Dear reader, life is too short for crap books.

Monday, May 05, 2008

What a Life! What a Dame!: Elaine Dundy, 1921-2008

Elaine Dundy, author of The Dud Avocado, passed away last week at the age of 86.

Though best known for the semi-autobiographical adventures of Sally Jay Gorce, an American screwball on the loose in Paris, Dundy was also the author of several other novels and Elvis and Gladys, a study of the relationship between Elvis and his mother, described as "the best Elvis book yet."

My favorite of Dundy's works is her memoir, Life Itself!, which is quite simply the loveliest, liveliest, wittiest, most eyebrow-raising, side-splitting memoir I've ever read. Here are a few of my favorite moments from it:

On giving a disastrous class presentation on "arson": "When you have got it firmly lodged in your head that arson is a chemical, a batch of newspaper clippings with headlines such as: 'Ten Die in Warehouse Blaze - Arson Suspected' is not going to dislodge it."

On discovering rampant anti-Semitism at Sweet Briar College: "My shit list was growing apace and I had only been there for two months."

On not buying a jar of peanut butter: "I was the only one in our household who ate it and the thought struck me with force that our marriage was not going to last before I finished it."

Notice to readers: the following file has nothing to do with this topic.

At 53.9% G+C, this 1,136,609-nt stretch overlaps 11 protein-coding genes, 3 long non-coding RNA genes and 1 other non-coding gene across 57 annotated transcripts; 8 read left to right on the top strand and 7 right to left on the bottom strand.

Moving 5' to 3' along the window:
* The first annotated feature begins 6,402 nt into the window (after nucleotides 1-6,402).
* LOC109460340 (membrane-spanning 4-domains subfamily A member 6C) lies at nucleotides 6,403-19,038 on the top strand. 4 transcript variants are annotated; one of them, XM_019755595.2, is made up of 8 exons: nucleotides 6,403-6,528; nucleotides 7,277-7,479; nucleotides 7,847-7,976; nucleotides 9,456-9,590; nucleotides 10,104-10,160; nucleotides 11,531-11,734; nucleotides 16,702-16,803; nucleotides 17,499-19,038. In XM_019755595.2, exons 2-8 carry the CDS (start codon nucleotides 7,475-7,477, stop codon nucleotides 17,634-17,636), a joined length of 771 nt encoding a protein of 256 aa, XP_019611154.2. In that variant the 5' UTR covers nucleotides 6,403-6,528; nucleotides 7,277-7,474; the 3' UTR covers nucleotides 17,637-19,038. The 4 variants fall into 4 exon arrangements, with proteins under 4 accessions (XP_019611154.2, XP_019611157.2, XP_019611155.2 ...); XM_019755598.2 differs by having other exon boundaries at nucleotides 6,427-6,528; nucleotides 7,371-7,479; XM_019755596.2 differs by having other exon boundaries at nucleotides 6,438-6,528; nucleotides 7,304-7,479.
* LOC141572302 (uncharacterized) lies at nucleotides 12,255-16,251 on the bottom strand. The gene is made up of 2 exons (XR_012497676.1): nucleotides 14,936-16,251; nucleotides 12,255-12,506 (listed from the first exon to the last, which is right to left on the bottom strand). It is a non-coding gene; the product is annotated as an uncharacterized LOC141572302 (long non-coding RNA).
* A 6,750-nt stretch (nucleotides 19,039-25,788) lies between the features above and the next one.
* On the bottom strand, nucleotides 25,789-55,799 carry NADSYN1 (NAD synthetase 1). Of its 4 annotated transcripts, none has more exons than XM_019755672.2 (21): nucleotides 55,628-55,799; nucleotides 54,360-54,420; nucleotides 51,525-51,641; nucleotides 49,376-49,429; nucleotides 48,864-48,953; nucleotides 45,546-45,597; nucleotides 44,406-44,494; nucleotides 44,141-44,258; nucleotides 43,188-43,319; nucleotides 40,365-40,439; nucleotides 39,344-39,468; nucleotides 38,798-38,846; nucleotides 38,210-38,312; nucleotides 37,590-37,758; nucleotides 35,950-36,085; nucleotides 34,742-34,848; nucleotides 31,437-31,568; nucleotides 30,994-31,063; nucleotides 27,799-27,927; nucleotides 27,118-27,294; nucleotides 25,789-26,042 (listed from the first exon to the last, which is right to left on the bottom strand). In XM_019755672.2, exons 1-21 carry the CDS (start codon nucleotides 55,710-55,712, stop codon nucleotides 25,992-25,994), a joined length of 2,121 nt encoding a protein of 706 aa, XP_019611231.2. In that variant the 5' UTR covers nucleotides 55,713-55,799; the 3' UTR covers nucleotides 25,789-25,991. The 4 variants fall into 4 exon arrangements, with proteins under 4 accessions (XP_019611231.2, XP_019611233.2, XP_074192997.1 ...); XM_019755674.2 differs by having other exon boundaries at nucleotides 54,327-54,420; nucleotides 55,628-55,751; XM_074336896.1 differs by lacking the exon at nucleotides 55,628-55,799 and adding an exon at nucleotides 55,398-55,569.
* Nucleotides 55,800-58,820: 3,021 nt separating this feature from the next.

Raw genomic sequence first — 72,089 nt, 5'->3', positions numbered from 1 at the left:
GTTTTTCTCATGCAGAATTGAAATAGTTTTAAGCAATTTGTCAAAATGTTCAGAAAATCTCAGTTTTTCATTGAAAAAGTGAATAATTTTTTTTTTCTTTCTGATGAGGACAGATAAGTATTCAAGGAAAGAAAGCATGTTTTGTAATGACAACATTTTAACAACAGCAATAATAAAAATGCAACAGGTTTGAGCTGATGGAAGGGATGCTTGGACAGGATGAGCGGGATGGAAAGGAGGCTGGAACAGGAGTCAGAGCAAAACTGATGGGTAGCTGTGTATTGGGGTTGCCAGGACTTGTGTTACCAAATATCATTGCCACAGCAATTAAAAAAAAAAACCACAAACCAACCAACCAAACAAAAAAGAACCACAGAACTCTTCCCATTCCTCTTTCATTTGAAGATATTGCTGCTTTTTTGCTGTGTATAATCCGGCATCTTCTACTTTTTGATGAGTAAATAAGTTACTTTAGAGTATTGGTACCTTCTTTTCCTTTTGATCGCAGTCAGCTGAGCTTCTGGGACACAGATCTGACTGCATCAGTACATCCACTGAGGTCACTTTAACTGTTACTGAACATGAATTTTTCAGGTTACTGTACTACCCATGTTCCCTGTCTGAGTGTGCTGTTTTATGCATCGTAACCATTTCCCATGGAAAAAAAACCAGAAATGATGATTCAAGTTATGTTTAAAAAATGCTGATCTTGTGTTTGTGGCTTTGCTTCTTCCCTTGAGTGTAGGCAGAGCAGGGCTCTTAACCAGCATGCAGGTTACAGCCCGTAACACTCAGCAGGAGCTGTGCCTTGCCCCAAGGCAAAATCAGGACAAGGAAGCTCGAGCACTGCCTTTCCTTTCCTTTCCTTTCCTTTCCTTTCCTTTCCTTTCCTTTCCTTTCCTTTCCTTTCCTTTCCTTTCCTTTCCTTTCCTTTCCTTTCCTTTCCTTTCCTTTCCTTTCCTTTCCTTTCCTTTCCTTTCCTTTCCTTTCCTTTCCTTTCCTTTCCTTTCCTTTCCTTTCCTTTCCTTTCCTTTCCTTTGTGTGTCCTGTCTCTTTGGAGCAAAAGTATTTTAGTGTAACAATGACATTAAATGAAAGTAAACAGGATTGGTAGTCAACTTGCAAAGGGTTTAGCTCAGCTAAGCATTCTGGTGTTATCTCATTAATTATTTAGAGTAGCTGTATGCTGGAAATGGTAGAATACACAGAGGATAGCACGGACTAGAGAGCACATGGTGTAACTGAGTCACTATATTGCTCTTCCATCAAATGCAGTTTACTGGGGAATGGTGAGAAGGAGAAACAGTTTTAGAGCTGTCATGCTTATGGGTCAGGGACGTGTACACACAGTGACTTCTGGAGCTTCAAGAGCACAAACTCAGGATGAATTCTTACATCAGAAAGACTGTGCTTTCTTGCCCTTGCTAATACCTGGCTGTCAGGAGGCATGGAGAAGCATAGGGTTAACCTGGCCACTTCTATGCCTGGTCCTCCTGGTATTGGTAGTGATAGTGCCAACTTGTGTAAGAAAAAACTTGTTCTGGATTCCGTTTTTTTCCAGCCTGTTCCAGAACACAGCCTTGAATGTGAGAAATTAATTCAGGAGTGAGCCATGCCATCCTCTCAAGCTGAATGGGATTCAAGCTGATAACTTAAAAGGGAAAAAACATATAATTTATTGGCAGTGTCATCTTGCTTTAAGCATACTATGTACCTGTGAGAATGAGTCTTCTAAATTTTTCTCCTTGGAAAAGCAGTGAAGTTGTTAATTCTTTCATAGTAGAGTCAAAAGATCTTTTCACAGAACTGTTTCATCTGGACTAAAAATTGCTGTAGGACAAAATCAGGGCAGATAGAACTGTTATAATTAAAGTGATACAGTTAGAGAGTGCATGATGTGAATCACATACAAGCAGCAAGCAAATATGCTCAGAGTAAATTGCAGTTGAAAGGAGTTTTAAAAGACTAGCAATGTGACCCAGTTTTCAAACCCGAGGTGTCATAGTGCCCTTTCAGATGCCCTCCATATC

On the kinkiness of the British: "Of course Englishmen love flagellation. It's the only time they ever get touched as children."

Some other remembrances of Dundy can be found at:

Elvis News
Quiet Bubble: "Roy Turner, her old friend and late-period amanuensis, said that “she died doing exactly what she loved most: she had a heart attack in mid-conversation with someone famous and interesting.”
A Different Stripe


Julie said...

Wow -- I never heard of her before, but she sounds like a real trip!

DK said...

From Terry Teachout's blog,
"Still no Elaine Dundy obituary in the New York Times--or any other newspaper, so far as I know. Don't these people read blogs? Or books published prior to 1995? Or anything?"

Teachout was the person who got The Dud Avocado back into print and wrote the introduction.

mary_m said...

I saw Terry Teachout's blog post this morning, and went straight to the L.A. Times obits page, thinking, "She lived in L.A., surely the Times is on the ball here."

But no. I'm truly baffled about this.